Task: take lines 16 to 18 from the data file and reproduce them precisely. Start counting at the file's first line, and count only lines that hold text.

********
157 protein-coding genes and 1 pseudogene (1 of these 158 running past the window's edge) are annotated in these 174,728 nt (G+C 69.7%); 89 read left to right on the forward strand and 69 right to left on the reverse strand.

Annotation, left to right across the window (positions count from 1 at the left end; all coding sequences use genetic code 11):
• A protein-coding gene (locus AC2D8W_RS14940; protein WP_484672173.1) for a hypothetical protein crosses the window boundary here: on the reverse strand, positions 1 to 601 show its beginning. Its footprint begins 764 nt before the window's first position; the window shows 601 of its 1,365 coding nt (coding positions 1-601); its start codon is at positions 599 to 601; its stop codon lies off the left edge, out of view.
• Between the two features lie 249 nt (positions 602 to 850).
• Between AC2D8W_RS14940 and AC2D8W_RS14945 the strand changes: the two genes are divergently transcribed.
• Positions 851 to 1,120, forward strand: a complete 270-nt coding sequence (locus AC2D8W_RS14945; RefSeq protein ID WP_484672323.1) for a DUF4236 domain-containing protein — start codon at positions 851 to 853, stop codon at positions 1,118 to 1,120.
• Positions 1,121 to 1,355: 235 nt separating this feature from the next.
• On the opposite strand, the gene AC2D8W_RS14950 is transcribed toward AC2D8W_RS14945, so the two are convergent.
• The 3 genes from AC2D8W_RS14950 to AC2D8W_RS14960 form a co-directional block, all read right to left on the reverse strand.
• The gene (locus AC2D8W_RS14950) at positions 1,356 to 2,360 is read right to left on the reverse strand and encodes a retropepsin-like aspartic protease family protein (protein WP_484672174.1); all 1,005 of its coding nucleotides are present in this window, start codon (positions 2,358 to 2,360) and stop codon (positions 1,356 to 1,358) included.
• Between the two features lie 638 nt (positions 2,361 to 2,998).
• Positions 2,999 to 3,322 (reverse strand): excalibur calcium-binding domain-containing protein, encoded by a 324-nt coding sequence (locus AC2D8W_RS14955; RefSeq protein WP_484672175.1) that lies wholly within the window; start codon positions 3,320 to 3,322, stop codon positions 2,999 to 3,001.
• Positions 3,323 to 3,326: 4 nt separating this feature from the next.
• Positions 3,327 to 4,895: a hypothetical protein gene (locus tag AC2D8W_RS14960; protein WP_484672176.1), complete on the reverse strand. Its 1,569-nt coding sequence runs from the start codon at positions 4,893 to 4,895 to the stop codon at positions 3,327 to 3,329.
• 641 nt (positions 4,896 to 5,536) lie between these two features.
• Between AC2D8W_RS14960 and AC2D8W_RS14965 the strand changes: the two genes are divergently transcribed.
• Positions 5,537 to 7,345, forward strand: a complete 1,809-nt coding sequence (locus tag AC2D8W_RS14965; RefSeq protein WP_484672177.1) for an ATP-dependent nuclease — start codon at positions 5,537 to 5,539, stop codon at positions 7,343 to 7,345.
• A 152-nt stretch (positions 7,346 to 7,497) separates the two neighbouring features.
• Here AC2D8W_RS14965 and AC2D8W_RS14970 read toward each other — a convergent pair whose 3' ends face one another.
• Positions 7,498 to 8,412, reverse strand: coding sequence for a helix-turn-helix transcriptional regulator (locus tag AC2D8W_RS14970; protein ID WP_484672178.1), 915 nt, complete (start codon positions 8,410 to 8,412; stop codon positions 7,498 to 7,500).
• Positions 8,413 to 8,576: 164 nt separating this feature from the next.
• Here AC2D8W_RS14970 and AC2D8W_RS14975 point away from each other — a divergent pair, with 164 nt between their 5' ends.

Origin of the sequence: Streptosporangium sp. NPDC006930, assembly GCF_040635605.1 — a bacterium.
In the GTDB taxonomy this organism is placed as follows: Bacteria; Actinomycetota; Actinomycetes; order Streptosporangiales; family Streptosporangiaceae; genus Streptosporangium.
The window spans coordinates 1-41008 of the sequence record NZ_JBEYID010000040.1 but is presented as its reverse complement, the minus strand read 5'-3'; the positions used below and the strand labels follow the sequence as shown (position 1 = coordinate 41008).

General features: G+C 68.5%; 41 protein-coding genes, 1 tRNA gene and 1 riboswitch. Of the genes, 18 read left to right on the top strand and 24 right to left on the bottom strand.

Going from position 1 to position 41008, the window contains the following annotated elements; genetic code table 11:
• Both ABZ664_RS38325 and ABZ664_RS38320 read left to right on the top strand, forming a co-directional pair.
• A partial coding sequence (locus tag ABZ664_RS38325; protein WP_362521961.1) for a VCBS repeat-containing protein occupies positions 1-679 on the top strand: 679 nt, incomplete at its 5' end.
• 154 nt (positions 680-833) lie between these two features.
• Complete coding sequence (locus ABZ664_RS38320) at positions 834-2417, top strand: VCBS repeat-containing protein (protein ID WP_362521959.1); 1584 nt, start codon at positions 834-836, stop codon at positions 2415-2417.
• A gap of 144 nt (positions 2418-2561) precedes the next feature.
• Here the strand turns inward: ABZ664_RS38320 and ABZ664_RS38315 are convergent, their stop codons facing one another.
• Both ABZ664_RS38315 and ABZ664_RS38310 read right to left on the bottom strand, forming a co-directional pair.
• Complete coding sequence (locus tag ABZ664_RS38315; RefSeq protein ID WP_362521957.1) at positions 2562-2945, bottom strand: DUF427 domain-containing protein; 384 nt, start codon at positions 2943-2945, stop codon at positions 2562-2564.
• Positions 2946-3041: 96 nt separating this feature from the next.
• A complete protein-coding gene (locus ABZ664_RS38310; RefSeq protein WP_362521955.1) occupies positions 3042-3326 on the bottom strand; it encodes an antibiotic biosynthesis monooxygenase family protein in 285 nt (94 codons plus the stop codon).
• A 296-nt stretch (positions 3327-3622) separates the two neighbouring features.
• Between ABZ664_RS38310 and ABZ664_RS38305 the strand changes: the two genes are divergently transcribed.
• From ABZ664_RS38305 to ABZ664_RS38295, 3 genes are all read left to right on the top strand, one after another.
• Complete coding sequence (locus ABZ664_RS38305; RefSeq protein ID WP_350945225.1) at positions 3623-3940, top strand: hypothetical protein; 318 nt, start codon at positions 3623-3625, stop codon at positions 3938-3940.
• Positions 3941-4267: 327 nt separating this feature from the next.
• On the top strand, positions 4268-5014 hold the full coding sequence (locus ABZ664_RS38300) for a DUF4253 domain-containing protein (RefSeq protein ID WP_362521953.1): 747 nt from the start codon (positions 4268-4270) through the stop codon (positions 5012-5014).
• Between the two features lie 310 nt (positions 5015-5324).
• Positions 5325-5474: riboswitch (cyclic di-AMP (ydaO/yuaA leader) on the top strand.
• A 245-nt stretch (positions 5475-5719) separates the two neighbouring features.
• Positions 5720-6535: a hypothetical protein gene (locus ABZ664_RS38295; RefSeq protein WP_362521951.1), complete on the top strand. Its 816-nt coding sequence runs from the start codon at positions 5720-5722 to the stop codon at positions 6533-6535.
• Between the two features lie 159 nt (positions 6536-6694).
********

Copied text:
• Between AC2D8W_RS14960 and AC2D8W_RS14965 the strand changes: the two genes are divergently transcribed.
• Positions 5,537 to 7,345, forward strand: a complete 1,809-nt coding sequence (locus tag AC2D8W_RS14965; RefSeq protein WP_484672177.1) for an ATP-dependent nuclease — start codon at positions 5,537 to 5,539, stop codon at positions 7,343 to 7,345.
• A 152-nt stretch (positions 7,346 to 7,497) separates the two neighbouring features.